To determine whether FAK instead regulates a necroptotic form of cell death during Mtb infection, we used a panel of specific inhibitors that target receptor activating protein kinase-1, -3 (RIPK1, RIPK3) and mixed lineage kinase domain-like protein (MLKL), which together form the signaling cascade and complex that leads to necroptotic cell death (76, 77). Consistent with our previous cell death assays, inhibition of FAK significantly increased cell death of Mtb-infected macrophages as indicated by reduced metabolic activity (Figures 5E–G and S4). In contrast, Mtb-infected THP-FAK+ macrophages showed increased metabolic activity, and therefore viability, compared to control cells (Figures 5E–G and S4). Importantly, treatment with necrostatin-1 (nec-1) (78) (Figure S4) or GSK-872 (79) (Figure 5F), inhibitors of RIPK1 and RIPK3, respectively, reversed the effects of FAK inhibition and restored cell viability to levels comparable to control macrophages. Necrostatin-1 activity has been associated with inhibition of other targets such as human IDO and T cell receptor signalling. To rule out any off-target effect with Nec-1, we repeated the experiment with a more specific inhibitor of RIPK1, necrostatin-1s (80). Treatment with nec-1s produced consistent results with that of nec-1 and showed that inhibition of RIPK1 can restore cell health of FAK inhibited macrophages during Mtb infection (Figure 5E). Given that MLKL is the terminal protein in the induction of necroptotic cell death, we examined whether inhibition of MLKL would also be able to restore cell viability during Mtb infection of FAKi macrophages. We demonstrate that inhibition of MLKL with necrosulfonamide (NSA) (77), resulted in a partial but significant restoration in the cell viability of FAKi macrophages infected with Mtb (Figure 5G). Collectively, our data suggest that FAK controls a RIPK1-RIPK3-MLKL-dependent signaling axis to regulate cell death during Mtb infection, and that RIPK1 may play a larger role in the mechanism compared to RIPK3 or MLKL.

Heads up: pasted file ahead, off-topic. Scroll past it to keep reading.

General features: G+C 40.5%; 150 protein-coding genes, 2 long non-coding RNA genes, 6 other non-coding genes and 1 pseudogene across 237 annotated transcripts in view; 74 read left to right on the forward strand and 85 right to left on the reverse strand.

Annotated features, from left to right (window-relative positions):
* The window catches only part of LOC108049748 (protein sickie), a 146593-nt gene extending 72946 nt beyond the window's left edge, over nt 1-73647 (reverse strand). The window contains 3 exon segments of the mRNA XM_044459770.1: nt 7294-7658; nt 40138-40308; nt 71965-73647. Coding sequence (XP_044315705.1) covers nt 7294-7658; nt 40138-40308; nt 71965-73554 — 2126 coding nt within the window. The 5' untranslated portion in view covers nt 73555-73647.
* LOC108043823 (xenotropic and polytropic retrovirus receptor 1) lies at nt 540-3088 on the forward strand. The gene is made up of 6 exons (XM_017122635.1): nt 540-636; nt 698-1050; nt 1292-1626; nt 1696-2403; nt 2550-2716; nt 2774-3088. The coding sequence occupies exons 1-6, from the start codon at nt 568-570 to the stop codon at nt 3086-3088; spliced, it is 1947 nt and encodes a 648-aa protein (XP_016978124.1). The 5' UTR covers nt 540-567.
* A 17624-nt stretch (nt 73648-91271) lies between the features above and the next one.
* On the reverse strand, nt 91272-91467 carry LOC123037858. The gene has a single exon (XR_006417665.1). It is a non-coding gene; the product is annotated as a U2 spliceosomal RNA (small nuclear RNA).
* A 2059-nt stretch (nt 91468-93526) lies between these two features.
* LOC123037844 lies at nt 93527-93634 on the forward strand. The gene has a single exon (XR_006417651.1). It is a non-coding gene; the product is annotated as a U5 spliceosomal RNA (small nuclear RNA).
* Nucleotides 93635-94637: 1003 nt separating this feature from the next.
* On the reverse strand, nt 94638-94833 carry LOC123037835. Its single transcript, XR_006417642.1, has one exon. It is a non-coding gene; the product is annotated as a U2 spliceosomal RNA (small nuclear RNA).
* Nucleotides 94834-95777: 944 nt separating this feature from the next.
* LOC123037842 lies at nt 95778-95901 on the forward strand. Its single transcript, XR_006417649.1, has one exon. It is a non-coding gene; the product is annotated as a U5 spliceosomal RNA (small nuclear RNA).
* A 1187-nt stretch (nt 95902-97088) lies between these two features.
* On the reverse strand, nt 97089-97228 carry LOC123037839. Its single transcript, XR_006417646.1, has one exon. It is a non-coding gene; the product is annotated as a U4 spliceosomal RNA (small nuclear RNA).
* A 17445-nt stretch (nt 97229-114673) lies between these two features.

FAK Expression Restricts the Intracellular Survival of Mtb